Tablet sales suffer in March but UK retailers enjoy positive month overall

British Retail Consortium reports slow and steady growth
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Tablet sales suffered in March across UK retail, but stores enjoyed an overall lift in sales according to new data from the British Retail Consortium and KPMG.

TVs also saw a decline in sales due to a lack of ‘affordable innovation’, however, small domestic appliances sold strongly throughout the month.

During March, UK retail sales increased by 3.2 per cent on a like-for-like basis year-on-year. On a total basis, sales were up 4.7 per cent, against a 0.3 per cent fall in March 2014. But the figures are flattered by the inclusion of Easter in March this year against April last year.

Online sales of non-food products in the UK grew 12.3 per cent in March versus a year earlier, when it had grown 12.8 per cent.

Helen Dickinson, director general at the British Retail Consortium, said: “People hit the High Street in March as the three month average showed that brick and mortar stores have contributed more to growth than online sales - the first time since August 2014.

"Looking at retail as a whole, there was a 4.7 per cent bump in sales, strengthened by the inclusion of Easter but underpinned by slow but steady growth.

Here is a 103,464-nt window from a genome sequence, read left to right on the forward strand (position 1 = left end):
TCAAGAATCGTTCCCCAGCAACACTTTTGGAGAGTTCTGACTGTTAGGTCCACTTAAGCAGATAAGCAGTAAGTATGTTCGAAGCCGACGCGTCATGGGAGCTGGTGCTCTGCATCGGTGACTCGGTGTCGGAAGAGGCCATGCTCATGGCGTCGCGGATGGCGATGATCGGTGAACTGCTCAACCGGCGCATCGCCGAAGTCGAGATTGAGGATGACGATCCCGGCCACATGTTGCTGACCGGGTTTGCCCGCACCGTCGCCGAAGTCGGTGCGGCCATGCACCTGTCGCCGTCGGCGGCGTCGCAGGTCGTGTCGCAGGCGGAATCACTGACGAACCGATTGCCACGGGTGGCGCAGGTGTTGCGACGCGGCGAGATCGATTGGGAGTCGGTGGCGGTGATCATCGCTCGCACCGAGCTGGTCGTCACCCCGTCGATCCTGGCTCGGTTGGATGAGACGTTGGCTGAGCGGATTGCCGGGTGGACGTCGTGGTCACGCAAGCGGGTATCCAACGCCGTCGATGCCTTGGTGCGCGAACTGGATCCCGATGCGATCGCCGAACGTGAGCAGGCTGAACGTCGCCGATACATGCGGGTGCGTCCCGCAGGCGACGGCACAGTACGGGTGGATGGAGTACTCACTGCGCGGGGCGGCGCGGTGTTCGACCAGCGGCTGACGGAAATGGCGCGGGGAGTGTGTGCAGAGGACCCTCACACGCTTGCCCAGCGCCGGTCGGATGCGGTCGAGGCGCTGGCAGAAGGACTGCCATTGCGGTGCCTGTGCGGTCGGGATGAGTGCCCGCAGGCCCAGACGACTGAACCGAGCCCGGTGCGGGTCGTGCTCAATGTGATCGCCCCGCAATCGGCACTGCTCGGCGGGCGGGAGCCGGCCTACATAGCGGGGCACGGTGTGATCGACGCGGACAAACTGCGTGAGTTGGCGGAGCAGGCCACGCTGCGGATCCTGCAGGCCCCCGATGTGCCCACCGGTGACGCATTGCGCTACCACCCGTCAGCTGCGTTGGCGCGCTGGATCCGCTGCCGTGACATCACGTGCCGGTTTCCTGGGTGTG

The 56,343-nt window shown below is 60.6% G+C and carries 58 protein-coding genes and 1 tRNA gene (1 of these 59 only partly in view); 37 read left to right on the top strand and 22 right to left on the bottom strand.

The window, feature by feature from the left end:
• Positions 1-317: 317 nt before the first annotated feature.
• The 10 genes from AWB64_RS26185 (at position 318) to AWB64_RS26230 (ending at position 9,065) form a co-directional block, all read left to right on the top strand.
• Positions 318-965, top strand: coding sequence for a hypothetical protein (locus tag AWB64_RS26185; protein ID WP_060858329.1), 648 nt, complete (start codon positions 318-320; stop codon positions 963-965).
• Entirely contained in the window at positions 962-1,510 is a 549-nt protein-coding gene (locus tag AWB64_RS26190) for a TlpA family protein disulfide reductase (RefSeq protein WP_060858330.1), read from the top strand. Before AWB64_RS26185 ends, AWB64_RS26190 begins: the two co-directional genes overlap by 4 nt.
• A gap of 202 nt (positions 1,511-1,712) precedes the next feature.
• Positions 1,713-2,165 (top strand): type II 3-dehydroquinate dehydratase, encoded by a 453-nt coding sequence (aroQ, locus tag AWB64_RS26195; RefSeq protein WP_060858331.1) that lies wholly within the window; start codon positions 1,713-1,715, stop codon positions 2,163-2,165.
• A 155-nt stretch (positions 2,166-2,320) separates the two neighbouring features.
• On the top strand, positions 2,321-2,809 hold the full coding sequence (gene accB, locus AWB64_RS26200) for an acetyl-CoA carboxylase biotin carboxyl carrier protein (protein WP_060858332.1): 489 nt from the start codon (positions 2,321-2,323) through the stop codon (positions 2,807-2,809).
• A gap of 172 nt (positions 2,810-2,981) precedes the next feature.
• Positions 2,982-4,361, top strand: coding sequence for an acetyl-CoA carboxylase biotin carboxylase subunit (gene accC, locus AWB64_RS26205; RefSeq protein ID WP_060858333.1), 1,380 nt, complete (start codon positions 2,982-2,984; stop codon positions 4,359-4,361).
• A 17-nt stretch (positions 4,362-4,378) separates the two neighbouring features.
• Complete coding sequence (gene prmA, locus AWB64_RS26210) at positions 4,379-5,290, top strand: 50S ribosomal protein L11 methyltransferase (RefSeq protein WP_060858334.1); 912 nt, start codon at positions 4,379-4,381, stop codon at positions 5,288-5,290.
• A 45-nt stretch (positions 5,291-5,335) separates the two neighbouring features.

“An increase in consumers venturing out to shop can be expected at this time of year and although this period is often difficult to measure due to Easter distortions, we saw a marked increase in sales across home categories including furniture and household appliances, even though fashion sales were a bit subdued. As could be expected during Easter, shoppers had a greater appetite for food with a 1.8 per cent increase in sales over the last three months.

David McCorquodale, head of retail at KPMG, added: “While the figures are inflated by the timing of Easter, they are still a welcome boost for retailers who have battled flat or falling like for like sales for the last quarter.”

This news comes after the British retail shop vacancy rate fell to 13 per cent in March.

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